A bipartisan groups of United States senators announced Oct. 1 legislation that would overhaul the country’s criminal justice system, giving judges more leeway in sentencing and reducing sentences for some nonviolent offenders.
It’s a move in the right direction but the bill doesn’t go far enough, said an expert on criminal justice system reform at Washington University in St. Louis.
“While this is an incredibly positive step in the right direction of reforming our criminal justice system in ways that are humane, socially just, and promote public safety and well-being, it falls short of the extensive changes that are needed,” said Carrie Pettus-Davis, PhD, assistant professor in the Brown School.
“If we want to overhaul our criminal justice system it will take much more than addressing just sentencing of nonviolent offenders,” said Pettus-Davis, noted national expert on criminal justice system reform and behavioral intervention development.
“This bill does little to achieve that goal, and in fact, increases sentences and mandatory minimums for some, including offenses related to domestic violence or firearms, while limiting sentences for others,” said Pettus-Davis, who directs the Smart Decarceration Initiative in the Brown School’s Center for Social Development and is founding director of the Concordance Institute for Advancing Social Justice.
“If we want to end mass incarceration and have incarceration rates similar with our peer countries around the world, we have to reduce our incarcerated population by 1 million people, according to Michael Jacobson, director of the CUNY Institute for State and Local Governance,” Pettus-Davis said.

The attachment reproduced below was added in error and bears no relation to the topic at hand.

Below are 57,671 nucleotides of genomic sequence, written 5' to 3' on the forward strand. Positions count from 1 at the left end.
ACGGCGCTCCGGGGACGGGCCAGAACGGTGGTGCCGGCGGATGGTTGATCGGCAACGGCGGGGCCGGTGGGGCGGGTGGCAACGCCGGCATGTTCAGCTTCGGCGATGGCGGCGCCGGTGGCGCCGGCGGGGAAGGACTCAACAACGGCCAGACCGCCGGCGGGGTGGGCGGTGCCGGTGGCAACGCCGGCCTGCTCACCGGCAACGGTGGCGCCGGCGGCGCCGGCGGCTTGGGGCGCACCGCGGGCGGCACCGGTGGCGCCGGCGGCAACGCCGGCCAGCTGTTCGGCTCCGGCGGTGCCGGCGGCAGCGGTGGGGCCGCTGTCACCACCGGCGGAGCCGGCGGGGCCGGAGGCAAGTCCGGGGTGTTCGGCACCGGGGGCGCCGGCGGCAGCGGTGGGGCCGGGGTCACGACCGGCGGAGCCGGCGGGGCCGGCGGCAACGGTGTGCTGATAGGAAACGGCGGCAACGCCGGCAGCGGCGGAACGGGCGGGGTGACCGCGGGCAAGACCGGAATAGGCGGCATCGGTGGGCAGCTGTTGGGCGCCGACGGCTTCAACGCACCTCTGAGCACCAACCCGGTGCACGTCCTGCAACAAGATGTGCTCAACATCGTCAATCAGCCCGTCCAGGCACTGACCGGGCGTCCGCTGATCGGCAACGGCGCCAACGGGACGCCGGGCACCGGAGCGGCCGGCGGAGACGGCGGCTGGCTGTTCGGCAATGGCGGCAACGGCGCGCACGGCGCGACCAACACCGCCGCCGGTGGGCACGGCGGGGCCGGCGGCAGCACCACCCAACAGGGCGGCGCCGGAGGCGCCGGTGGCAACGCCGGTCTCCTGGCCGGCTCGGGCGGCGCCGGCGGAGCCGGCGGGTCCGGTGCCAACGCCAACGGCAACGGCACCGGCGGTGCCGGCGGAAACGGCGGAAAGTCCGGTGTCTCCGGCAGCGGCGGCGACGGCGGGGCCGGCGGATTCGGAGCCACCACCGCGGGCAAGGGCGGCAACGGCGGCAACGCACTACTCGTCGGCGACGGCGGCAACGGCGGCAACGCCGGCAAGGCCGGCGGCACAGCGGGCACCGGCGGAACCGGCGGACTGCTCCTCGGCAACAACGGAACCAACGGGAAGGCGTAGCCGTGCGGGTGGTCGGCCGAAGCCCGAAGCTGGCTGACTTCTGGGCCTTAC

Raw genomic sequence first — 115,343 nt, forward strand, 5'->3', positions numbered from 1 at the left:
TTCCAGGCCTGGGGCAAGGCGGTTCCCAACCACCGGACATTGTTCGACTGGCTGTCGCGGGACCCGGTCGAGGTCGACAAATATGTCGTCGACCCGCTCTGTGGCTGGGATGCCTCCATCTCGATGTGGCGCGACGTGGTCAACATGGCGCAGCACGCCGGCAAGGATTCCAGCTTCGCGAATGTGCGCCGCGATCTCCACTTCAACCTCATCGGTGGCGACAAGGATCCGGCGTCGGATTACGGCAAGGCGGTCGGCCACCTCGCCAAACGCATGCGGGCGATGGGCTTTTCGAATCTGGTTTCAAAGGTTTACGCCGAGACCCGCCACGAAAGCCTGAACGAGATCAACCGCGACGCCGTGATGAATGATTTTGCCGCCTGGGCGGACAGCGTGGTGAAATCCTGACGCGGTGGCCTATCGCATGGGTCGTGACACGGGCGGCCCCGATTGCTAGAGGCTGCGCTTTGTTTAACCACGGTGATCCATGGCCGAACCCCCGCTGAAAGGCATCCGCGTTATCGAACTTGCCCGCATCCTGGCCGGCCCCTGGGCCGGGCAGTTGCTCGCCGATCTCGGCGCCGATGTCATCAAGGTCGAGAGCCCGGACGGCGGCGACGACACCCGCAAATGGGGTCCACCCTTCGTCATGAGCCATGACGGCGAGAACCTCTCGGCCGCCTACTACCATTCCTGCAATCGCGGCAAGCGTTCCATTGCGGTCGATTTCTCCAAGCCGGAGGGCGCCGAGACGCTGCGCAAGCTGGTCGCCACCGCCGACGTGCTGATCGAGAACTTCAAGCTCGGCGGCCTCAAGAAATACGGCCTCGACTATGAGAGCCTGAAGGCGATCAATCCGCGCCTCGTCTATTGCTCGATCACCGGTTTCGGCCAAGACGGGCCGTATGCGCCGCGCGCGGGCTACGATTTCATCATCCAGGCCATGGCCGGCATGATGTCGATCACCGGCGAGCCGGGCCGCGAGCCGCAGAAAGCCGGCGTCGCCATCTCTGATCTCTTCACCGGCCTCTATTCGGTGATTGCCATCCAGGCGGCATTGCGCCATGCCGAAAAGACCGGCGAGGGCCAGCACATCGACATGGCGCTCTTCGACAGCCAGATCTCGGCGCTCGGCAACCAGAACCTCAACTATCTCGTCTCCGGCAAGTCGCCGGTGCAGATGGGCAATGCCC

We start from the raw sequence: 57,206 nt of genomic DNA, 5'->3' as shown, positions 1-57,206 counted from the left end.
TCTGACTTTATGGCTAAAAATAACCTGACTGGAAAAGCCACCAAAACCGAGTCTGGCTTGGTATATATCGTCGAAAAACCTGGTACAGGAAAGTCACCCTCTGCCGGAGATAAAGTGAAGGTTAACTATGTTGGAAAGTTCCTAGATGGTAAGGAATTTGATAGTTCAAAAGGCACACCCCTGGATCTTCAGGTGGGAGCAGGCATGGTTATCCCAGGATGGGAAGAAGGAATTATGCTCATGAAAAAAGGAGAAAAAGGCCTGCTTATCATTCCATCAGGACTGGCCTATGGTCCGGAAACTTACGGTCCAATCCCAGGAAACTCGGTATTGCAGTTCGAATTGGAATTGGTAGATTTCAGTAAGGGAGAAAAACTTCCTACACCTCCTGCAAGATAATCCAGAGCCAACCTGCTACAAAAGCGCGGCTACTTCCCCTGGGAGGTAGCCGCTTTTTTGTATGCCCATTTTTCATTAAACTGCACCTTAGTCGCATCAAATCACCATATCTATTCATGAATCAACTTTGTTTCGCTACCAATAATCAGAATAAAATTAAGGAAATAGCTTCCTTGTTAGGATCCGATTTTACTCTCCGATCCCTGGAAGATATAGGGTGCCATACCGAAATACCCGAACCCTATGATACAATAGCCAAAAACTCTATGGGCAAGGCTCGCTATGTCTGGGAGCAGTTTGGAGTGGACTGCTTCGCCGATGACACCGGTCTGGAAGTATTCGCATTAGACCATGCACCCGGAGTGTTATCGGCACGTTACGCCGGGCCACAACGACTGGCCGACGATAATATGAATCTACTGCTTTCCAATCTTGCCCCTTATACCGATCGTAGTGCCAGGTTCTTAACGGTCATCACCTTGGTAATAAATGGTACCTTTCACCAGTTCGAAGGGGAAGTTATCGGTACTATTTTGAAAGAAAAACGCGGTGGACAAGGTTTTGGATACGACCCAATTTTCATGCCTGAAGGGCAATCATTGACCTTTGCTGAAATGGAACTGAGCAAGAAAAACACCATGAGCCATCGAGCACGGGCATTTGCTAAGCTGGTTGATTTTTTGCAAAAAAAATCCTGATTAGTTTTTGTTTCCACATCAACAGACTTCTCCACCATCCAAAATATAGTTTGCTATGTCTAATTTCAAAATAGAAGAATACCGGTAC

Pettus-Davis recently convened a national conference on prison decarceration, called “From Mass Incarceration to Effective and Sustainable Decarceration.”
There are limitations in the bill that do not provide alternative adequate supports when people are diverted or removed from institutions, Pettus-Davis said.
“The bill does not authorize new spending on programming, but encourages people to go to rehabilitative programming,” she said. “Unfortunately, because we have spent so much on confining people over the past 45 years, our evidence base on effective rehabilitation programs is feeble. We simply have not committed the resources needed to develop high-quality and evidence-based programs.”
In fact, Pettus-Davis said, only 10 percent of prisoners with substance abuse treatment needs actually receive any treatment in prison.
“Therefore, there is a shortage of evidence-based programming, because we haven’t invested enough in developing and rigorously evaluating rehabilitative programming,” she said. “If we want people to be rehabilitated, we have to fund programming for them to go to and that programming needs an evidence-base of effectiveness.”